“This stuff everyone worries about can affect draft stock,” said an NBA scout, “but it usually doesn’t affect long-term outcome.”

What will become of this year’s draft Mystery Men?

The decision of Robinson was one of the buzzes of Chicago this week. Robinson is a 7-foot-1, 225-pound big man whose only collegiate exposure came from a murky few weeks at Western Kentucky. Robinson enrolled last summer in the Conference USA program – a puzzling decision for a first-round talent – and then left the school. He returned and then bailed again in September and worked out in preparation for the draft. (He’s represented by agent Raymond Brothers, who helped orchestrate the circuitous careers of Emmanuel Mudiay and Ferguson.)

Robinson is talented, athletic and mysterious enough that he’d been perceived as a late first-round pick. Did he receive a promise? Or did Brothers think Robinson would flop in team interviews and just keep him out of town?

“He played low-level high school basketball and hasn’t been playing that long, so it’s unclear how good he’ll be,” said another NBA scout. “But the mystery guys always seem to benefit.”

A handful of NBA scouts polled here reluctantly agreed with Simons’ decision to not play. Simons is a 6-foot-3 shooting guard who weighs just 178 pounds. (One did call the decision not to play “annoying as hell.”)

IMG Post Grad National’s Anfernee Simons #3 in action against Vermont Academy during a high school basketball game at the Hoophall Classic, Sunday, January 14, 2018, in Springfield, Massachusetts. (AP)

Simons had initially committed to attend Louisville, but de-committed after Hall of Fame coach Rick Pitino got fired in the wake of the federal investigation. He attended IMG for a prep season this year and entered the draft because he’s one year removed from high school graduation and will turn 19 in June.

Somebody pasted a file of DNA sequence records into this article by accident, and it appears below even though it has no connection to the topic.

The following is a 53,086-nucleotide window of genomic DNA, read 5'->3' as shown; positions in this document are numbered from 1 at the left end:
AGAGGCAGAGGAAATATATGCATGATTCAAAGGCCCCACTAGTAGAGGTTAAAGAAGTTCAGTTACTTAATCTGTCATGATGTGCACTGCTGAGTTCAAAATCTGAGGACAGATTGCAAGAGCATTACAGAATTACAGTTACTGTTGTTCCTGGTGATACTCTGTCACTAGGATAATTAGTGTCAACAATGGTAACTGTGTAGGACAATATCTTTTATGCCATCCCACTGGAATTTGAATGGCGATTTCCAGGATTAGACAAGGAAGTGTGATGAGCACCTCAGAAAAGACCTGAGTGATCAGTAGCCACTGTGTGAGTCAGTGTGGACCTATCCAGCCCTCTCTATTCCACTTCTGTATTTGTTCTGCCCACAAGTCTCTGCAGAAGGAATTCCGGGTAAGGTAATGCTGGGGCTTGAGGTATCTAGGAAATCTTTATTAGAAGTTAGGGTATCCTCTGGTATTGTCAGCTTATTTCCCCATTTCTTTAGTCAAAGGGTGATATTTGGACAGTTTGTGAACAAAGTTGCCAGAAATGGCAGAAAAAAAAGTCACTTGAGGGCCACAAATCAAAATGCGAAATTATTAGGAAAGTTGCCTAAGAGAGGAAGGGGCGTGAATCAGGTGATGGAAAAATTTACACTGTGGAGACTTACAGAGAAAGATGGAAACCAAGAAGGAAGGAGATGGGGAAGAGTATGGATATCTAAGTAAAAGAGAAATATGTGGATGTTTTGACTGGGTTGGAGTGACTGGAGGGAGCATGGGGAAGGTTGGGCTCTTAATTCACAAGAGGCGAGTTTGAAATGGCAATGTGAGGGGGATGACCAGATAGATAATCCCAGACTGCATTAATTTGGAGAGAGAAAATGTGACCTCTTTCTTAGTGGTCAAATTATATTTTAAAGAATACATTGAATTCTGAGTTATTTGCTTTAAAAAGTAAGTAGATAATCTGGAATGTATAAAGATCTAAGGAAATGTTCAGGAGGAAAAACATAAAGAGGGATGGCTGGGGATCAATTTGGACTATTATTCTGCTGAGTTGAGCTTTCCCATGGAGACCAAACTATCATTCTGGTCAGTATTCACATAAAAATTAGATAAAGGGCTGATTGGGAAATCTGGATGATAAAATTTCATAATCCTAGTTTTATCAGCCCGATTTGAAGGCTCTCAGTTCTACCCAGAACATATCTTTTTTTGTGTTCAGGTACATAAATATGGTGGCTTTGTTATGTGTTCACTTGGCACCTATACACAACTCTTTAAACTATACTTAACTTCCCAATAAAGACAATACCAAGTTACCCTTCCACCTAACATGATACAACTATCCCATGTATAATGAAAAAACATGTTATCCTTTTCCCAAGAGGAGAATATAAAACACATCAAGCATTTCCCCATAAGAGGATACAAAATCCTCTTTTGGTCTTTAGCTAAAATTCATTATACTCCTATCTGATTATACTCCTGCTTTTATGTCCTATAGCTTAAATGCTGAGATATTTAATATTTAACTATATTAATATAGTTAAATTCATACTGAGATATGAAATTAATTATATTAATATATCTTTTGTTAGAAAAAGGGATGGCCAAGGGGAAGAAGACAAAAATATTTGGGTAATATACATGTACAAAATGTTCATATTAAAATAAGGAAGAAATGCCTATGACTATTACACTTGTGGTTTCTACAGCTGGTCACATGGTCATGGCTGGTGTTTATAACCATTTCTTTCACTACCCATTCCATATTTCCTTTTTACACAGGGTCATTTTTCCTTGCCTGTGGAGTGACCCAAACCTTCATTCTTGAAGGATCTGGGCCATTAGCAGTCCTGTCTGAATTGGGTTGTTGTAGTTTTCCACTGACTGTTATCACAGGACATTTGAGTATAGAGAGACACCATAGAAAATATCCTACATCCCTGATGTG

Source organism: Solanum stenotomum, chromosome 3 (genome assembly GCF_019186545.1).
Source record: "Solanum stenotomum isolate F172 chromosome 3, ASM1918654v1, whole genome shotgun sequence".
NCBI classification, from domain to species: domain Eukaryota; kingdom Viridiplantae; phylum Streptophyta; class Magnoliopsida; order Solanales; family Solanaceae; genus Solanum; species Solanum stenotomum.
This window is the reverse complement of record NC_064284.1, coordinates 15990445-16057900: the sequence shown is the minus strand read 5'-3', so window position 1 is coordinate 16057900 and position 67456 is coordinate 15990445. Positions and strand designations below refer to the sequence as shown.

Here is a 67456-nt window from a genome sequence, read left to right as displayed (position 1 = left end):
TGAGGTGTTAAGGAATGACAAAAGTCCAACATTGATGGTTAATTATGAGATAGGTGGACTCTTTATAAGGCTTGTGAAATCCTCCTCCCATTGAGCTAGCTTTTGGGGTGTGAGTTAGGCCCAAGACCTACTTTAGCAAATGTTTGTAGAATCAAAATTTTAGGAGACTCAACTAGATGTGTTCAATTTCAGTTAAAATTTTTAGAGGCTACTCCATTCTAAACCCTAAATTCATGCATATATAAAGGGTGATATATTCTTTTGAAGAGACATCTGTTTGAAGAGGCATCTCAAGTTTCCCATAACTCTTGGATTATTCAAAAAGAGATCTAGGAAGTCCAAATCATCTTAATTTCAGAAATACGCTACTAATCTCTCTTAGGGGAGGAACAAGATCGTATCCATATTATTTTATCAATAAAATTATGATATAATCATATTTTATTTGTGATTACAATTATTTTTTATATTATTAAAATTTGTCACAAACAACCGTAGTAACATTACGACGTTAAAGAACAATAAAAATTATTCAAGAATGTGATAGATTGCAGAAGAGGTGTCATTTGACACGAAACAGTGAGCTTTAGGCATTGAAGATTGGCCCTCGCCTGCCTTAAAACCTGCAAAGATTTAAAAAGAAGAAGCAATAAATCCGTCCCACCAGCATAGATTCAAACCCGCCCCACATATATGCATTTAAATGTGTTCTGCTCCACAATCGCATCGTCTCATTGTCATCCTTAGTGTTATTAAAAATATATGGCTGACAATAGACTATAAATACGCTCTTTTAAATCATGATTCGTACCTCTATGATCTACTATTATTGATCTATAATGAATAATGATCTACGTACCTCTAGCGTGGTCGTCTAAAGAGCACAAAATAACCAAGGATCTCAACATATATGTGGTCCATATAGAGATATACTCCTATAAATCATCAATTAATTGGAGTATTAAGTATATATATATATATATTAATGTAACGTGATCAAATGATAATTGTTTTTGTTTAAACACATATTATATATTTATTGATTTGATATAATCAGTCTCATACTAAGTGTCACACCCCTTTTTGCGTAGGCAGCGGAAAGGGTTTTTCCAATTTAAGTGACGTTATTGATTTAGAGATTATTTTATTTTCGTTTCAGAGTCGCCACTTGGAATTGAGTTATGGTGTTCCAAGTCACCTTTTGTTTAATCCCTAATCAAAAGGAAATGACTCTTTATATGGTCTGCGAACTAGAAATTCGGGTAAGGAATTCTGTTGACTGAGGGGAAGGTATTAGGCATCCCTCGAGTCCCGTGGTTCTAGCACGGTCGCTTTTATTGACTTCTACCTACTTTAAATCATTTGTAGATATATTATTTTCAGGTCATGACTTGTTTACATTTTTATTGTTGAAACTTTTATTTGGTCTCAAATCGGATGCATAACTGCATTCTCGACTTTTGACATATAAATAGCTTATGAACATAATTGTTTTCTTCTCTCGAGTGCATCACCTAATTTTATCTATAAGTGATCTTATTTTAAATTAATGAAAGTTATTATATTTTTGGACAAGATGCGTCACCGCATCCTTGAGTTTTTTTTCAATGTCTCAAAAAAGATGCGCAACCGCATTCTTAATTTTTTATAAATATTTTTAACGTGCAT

After “talking to my parents about it and praying about it, we talked about it a lot over the last two months,” Simons said. “I’m going to make this jump and go all in when I do it.”

All in except for actually playing. Simons is so slight that he’d have been pushed around during the five-on-five games here, so he sat out to preserve his buzz and stock. (Brian Bowen, the former Louisville recruit who sat out this season in the wake of the scandal, appeared physically overmatched on Thursday.)

“It would have been a huge step up from the competition Simons was facing at IMG,” said an NBA scout, “and he’d be completely physically overmatched against some of the other guards here.”

The biggest grumbles were reserved for Preston, a 6-foot-10 forward who attended four different high schools and left Kansas amid an NCAA investigation into his use of a car. Preston played briefly and unimpressively in Bosnia, before returning home. He also ended up in a recent superseding indictment that alleged a Preston family member conspired with Adidas to receive $90,000 so he’d attend Kansas.

With all that baggage accompanying all those stops, Preston said he declined to play after consulting with his agent. He’s unlikely to have a promise of any significance, as he’s not expected to be drafted. There are questions about his desire and love of the game, and his decision to sit out the competitive portion of Chicago shrouds him with only more skepticism.

Preston claims he has grown up through his journey.

“That was when I was a boy,” he said Thursday. “I’m a man now. I think everything I’ve been through up to that point I learned from it and taken a better direction.”

That direction pointed away from the court, another example of how the Darko Effect has gone from an exception to an annual expectation.